Nonfiction > E.C. Stedman & E.M. Hutchinson, eds. > A Library of American Literature > 1861–1889
Stedman and Hutchinson, comps.  A Library of American Literature:
An Anthology in Eleven Volumes.  1891.
Vols. IX–XI: Literature of the Republic, Part IV., 1861–1889
The Morning Street
By John James Piatt (1835–1917)
ALONE I walk the morning street,
Filled with the silence vague and sweet:
All seems as strange, as still, as dead,
As if unnumbered years had fled,
Letting the noisy Babel lie        5
Breathless and dumb against the sky.
The light wind walks with me, alone
Where the hot day, flame-like, was blown;
Where the wheels roared, the dust was beat:—
The dew is in the morning street.        10
Where are the restless throngs that pour
Along this mighty corridor
While the noon shines?—the hurrying crowd
Whose footsteps make the city loud?—
The myriad faces, hearts that beat        15
No more in the deserted street?
Those footsteps, in their dreaming maze,
Cross thresholds of forgotten days;
Those faces brighten from the years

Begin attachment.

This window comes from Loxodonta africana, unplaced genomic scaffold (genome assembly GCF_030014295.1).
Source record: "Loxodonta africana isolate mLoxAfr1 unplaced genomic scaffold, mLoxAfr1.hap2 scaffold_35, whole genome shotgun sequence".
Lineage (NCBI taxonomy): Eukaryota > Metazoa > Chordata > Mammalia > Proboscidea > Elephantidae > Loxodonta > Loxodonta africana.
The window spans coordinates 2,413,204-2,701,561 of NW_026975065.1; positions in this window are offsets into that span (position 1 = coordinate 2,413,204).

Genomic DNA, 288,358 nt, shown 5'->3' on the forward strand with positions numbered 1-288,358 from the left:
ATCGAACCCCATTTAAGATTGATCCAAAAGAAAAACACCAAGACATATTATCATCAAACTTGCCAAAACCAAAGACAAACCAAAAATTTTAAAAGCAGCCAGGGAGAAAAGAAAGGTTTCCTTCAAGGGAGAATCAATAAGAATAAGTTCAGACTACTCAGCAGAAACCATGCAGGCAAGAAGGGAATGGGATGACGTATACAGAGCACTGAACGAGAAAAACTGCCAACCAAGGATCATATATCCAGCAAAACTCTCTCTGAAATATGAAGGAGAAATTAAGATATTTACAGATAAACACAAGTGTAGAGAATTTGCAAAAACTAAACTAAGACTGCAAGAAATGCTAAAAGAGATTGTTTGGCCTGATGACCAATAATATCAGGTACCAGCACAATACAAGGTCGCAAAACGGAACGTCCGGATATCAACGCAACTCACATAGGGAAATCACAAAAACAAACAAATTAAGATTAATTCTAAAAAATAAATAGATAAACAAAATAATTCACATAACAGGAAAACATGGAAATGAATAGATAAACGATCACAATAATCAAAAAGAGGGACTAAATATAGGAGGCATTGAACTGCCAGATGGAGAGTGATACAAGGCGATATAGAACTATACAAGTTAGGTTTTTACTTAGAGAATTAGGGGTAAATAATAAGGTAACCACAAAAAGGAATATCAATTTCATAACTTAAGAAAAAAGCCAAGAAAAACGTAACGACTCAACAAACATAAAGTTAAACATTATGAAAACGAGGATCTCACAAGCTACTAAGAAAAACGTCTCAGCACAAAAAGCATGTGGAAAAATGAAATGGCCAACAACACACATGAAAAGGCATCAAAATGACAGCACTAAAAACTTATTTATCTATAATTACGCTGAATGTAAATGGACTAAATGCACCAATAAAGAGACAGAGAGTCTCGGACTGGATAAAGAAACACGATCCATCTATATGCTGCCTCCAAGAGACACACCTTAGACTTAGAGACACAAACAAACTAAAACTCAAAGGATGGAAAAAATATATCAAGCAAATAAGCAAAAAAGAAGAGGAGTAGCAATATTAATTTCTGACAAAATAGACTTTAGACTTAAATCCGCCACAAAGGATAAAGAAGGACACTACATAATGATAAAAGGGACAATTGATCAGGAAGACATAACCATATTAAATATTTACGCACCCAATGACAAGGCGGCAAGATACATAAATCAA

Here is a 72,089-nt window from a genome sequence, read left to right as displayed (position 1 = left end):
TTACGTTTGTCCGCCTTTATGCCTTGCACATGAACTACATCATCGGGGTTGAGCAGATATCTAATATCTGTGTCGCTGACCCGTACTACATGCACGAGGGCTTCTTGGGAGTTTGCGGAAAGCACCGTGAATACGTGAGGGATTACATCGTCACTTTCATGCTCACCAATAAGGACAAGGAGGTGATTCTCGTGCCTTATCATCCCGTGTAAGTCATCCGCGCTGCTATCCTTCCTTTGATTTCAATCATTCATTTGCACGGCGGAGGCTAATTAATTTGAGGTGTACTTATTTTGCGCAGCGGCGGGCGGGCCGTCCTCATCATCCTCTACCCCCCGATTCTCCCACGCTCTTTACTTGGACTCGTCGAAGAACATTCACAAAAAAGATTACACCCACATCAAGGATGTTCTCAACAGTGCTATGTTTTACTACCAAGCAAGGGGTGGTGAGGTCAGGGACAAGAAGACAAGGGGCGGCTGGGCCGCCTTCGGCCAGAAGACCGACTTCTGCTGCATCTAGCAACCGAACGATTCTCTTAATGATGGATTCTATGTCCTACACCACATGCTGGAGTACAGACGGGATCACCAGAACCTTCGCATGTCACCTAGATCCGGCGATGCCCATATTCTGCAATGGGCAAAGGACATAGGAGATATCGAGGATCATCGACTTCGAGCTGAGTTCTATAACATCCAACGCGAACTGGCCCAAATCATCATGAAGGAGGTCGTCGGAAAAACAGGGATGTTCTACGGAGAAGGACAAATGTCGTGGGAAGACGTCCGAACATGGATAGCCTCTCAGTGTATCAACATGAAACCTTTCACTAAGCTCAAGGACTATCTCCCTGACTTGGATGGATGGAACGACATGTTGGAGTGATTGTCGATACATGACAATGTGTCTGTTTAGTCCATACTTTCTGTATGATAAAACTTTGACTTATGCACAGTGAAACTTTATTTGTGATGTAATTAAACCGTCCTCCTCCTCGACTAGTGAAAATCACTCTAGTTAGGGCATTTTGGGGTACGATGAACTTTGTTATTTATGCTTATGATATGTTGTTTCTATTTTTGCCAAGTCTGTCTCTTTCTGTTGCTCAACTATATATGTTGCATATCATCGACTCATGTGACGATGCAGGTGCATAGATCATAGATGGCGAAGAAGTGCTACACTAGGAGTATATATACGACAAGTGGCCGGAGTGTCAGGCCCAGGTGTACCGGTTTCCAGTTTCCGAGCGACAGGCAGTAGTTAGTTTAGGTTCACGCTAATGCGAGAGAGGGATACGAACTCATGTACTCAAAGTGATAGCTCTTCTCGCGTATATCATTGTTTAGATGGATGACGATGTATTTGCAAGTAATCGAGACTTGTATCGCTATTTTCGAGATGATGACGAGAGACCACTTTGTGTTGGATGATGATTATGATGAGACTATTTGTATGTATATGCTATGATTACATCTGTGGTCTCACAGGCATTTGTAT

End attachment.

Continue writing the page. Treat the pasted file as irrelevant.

In rising suns long set in tears;        20
Those hearts—far in the Past they beat,
Unheard within the morning street.
Some city of the world’s gray prime,
Lost in some desert far from Time,
Where noiseless ages, gliding through,        25
Have only sifted sand and dew,—
Yet a mysterious hand of man
Lying on all the haunted plan,
The passions of the human heart
Quickening the marble breast of Art,—        30
Were not more strange, to one who first
Upon its ghostly silence burst,
Than this vast quiet, where the tide
Of Life, upheaved on either side,
Hangs trembling, ready soon to beat        35
With human waves the morning street.
Ay, soon the glowing morning flood
Breaks through the charmèd solitude:
This silent stone, to music won,
Shall murmur to the rising sun;        40
The busy place, in dust and heat,
Shall roar with wheels and swarm with feet;—
The Arachne-threads of Purpose stream,
Unseen, within the morning gleam;
The life shall move, the death be plain;        45
The bridal throng, the funeral train,
Together, face to face, shall meet
And pass, within the morning street.

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